Then, a few weeks ago, I met a large-scale duck farmer who had the exact same issue. Working with hundreds of ducks at a time, that farmer didn’t have the luxury of being able to individually dose each duckling using a dropper loaded with dissolved niacin. And his losses were in the hundreds. After that experience, the farmer took a more proactive role in the formulation of their feed.
On our farm, I had come to similar conclusions. I decided to add my own niacin supplement of 500 mg per 8 pounds of feed, even though the feed I purchase includes a niacin supplement that is theoretically sufficient for ducklings.
Additionally, for hatchery ducks sent by mail, I plan to lace duck water with dissolved niacin for the first few days after arrival as a precaution. Niacin is so critical to duck development that a reasonable preventative dose just seems like a good idea. Ducklings also eat so little, but drink so much in those first few days, that doubling-down by adding niacin to feed and drinking water seems like a good way to ensure they get a sufficient dose. You can read more about niacin supplements in this post from Metzer.
- Lesson 4 in Relativity – Mail order ducklings should come from relatively close hatcheries with shipping times of 48 hours or less. And a little Niacin-water seems like a good idea to give ducks a post-travel boost.
All these issues, bad as they were, did not trigger the soul-searching about whether I should even be trying to hatch and raise ducks. That didn’t happen until I started finding ways to solve the issues and realized that all of my mistakes occurred because I was behaving like a machine-loading automaton rather than an active participant in this process.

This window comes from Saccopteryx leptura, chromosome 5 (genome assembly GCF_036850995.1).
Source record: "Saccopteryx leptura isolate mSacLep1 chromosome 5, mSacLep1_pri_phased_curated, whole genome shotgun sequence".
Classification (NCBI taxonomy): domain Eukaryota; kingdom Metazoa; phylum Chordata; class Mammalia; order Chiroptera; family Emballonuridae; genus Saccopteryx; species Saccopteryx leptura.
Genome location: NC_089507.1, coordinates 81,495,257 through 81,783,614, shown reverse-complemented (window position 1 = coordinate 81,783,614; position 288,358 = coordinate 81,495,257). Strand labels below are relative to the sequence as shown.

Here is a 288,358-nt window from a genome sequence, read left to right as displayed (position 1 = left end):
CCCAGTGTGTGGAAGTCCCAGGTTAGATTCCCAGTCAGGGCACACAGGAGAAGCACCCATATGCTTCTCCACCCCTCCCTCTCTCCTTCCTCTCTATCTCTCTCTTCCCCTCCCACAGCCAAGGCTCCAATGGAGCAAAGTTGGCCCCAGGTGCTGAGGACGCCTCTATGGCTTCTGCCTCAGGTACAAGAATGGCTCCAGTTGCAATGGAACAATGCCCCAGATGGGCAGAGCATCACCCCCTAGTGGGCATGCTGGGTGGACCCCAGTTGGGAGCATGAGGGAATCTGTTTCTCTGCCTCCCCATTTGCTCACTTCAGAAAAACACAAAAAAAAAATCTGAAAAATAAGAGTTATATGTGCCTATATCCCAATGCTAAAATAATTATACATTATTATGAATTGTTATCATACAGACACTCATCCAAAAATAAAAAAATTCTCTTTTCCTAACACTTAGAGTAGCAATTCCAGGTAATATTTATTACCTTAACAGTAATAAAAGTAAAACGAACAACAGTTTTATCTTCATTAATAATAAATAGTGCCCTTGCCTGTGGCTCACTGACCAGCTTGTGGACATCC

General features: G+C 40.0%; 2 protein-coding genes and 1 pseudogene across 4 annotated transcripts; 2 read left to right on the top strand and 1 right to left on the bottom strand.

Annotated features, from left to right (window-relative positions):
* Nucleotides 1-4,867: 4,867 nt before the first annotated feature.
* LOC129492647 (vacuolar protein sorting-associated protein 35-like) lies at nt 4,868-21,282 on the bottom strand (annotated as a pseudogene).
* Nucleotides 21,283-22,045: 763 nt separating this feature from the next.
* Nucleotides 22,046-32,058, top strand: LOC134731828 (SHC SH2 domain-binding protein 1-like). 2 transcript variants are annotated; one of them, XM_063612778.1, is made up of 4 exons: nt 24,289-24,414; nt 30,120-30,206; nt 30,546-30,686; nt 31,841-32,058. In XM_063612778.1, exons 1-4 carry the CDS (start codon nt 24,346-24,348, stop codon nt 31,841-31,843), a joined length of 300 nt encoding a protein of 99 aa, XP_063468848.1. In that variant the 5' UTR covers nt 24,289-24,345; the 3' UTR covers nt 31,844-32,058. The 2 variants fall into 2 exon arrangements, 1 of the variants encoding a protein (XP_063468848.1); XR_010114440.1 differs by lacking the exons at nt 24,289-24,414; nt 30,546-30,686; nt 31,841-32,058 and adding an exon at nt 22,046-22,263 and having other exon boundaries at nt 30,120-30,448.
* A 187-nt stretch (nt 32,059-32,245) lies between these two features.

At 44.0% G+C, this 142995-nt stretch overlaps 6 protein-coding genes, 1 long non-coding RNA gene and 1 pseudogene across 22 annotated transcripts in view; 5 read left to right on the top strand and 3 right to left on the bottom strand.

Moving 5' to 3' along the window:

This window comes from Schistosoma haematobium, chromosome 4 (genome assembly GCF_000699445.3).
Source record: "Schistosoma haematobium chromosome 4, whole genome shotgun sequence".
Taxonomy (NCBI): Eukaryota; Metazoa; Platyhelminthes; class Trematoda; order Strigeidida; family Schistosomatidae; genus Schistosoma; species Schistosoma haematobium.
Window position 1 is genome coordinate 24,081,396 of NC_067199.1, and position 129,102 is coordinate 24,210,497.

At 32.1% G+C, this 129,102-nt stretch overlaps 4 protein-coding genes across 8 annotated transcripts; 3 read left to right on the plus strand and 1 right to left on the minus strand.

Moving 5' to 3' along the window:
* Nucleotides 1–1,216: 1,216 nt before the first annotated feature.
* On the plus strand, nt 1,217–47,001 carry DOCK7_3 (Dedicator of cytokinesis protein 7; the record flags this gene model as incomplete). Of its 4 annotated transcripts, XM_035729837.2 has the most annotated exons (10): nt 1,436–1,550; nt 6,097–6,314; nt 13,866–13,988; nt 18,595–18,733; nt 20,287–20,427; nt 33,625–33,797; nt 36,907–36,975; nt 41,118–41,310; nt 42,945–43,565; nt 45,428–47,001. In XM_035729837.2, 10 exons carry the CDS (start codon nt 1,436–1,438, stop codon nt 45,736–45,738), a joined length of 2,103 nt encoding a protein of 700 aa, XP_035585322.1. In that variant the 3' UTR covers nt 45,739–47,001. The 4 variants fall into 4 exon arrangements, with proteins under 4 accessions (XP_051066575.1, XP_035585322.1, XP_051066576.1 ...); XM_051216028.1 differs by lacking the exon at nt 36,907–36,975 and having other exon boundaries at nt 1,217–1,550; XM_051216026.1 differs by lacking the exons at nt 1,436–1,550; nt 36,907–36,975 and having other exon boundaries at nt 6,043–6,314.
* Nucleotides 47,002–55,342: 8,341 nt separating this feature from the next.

We use a lot of permaculture practices on our farm. Observing and working with nature are two of the concepts that we aim to adhere to in all that we do. Yet, when it came to incubating duck eggs, everything I knew came from the internet and books, not nature. I’d never even seen a duck sit a nest or raise ducklings before I tried hatching and raising my own. I read a few blogs on how to incubate, followed other people’s instructions (people who were hatching in optimal conditions), and otherwise pretended it was no big deal.
The truth is incubating eggs makes me uncomfortable. The fact that I can shove some eggs into a machine and end up with living beings is pretty creepy to me. And so, I took the coward’s route, leaned on other people’s knowledge, and otherwise avoided thinking too much about the process.
When I realized this, I knew I had to decide if using machines to incubate eggs was even a practice I found acceptable. I have no problem facilitating goat births by keeping bucks, timing buck/doe encounters with heat cycles, and assisting with labor complications when they occur. It’s not my favorite, but I accept that male-castration (wethering) and disbudding are important for population control and injury prevention.
Though, I wish I didn’t have to separate kids from their doe-mamas, I also know that my does make their own kind of peace with the cycles of life necessary to support milk production. The sadness when a goat is weaned is brief and mother goats quickly find solace in our farm routines and their relationships with the rest of our herd. Goats are incredibly forgiving and loving.
In other words, even though there are less than fun parts to keeping a dairy goat-herd, I don’t shy away from the ugly aspects of that process as I had been doing with duck egg incubation. And the central difference, for me, seems to be that act of cutting the mother out of the process by using artificial incubation and a brooder to raise ducklings.
This spring, I finally got my chance to watch a mother duck incubate and hatch eggs. One of my Muscovy layers sat a nest of 13 eggs for 36 days. For a few minutes each day she would leave her nest to eat, drink, and bathe. But before leaving her eggs unattended she pulled fine feathers from her breast area and used them to cover the eggs. She also only left when the weather was warm and the humidity at its peak for the day. She always came back sopping wet, adding humidity to her nest on her return.